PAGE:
How Maintenance Drugs are Used
Sometimes you need to fight fire with fire, and with additions it’s the same way. While you can sometimes get away with replacing a bad addiction with a good addiction, sometimes a different approach is called for.
If you are addicted to a very strong drug such as heroin or opioids, other medications might be prescribed to help you deal with urges and cravings. These maintenance drugs are often shown as legal alternatives that are approved by the Centers for Disease Control.
Types of Maintenance Drugs
One of the most popular maintenance drugs is methadone, and it is used to treat opioid addiction. For people who are extremely addicted to opioid substances, methadone can minimize cravings and the symptoms of withdrawal. Then those who are addicted can gradually wean themselves off of the methadone and take smaller doses until the body is clean.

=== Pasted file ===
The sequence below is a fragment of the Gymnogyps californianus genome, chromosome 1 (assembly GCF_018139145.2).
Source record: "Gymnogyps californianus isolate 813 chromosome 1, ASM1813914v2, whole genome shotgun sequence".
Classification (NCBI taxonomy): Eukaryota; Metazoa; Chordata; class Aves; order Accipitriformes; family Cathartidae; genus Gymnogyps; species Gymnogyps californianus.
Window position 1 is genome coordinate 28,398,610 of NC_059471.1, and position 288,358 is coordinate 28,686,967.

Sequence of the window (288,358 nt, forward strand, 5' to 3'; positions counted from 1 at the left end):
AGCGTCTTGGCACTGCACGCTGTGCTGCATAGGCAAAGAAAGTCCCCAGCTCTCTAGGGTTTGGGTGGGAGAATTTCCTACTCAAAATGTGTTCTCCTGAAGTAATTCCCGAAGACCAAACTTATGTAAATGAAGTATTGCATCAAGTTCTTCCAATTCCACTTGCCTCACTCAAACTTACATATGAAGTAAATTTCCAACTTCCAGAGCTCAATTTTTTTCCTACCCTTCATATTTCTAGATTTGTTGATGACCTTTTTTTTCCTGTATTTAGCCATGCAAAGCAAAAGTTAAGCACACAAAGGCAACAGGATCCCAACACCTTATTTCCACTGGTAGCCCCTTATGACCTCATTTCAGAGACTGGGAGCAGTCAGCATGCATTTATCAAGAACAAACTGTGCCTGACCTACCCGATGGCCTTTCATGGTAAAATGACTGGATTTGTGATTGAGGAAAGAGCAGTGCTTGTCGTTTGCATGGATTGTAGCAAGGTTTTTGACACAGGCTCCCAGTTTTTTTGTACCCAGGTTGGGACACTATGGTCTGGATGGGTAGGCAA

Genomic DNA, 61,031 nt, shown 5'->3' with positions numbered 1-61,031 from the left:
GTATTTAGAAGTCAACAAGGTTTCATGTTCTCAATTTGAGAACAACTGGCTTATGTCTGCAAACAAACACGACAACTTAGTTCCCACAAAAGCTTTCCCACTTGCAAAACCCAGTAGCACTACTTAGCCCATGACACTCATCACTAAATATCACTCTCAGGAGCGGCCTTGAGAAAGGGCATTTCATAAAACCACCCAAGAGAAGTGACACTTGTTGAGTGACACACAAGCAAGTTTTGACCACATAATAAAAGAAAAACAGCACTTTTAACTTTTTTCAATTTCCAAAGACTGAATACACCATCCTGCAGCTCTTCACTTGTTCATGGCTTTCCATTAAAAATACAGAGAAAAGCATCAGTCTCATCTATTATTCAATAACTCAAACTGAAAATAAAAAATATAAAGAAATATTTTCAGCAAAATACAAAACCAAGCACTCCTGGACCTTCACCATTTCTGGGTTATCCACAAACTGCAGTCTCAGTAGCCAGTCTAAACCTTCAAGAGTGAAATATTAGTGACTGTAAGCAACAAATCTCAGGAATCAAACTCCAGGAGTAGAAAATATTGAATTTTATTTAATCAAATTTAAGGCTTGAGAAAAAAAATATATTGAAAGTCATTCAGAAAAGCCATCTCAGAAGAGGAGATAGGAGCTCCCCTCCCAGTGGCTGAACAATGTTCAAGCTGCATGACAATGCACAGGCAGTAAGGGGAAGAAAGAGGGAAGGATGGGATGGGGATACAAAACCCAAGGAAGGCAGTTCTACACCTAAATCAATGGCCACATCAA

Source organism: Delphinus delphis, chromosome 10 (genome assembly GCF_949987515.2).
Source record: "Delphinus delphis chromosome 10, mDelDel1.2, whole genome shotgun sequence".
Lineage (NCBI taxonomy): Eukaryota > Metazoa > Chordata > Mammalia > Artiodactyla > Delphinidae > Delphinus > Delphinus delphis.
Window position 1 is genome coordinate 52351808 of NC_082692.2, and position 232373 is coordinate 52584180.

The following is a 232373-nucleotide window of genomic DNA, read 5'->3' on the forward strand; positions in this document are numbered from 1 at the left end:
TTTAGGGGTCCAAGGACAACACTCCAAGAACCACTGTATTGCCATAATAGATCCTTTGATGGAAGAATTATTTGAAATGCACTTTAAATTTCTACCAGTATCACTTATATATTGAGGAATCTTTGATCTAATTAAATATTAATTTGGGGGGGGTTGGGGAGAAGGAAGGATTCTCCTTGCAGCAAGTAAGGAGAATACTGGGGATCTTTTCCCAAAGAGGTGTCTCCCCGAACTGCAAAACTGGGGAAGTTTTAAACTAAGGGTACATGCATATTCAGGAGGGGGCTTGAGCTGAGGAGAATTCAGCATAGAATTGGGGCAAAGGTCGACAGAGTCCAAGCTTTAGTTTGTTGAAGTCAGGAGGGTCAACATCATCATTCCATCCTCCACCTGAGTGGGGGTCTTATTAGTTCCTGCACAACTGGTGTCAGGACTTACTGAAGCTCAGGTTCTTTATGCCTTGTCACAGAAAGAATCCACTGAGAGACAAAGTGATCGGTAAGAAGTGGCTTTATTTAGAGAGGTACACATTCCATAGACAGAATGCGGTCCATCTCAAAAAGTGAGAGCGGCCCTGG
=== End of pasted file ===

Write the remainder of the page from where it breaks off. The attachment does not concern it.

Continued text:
Additionally, suboxone maintenance maumee oh is another maintenance drug that helps to prevent the cravings for opioids. Unlike methadone which must be prescribed and taken in clinics, suboxone can be taken anywhere and is prescribed by physicians. If you take the dosages as labeled, you’ll be able to deal with cravings much easier.
Misinformation about Maintenance Drugs
All of the maintenance drugs are either opioids themselves, or activate the same receptors in the brain. Due to this, some people see it as exchanging one drug for another, especially since patients often have to take the medication for a long period of time.
But while these drugs do activate the same receptors, they do so slowly and don’t give you the same type of high. Patients who are addicted to opioids often have too high a tolerance to feel anything, and the medication often stops cravings before they start.
But maintenance drugs, along with support from addiction therapy groups and doctors, can help people kick an opioid addiction for good.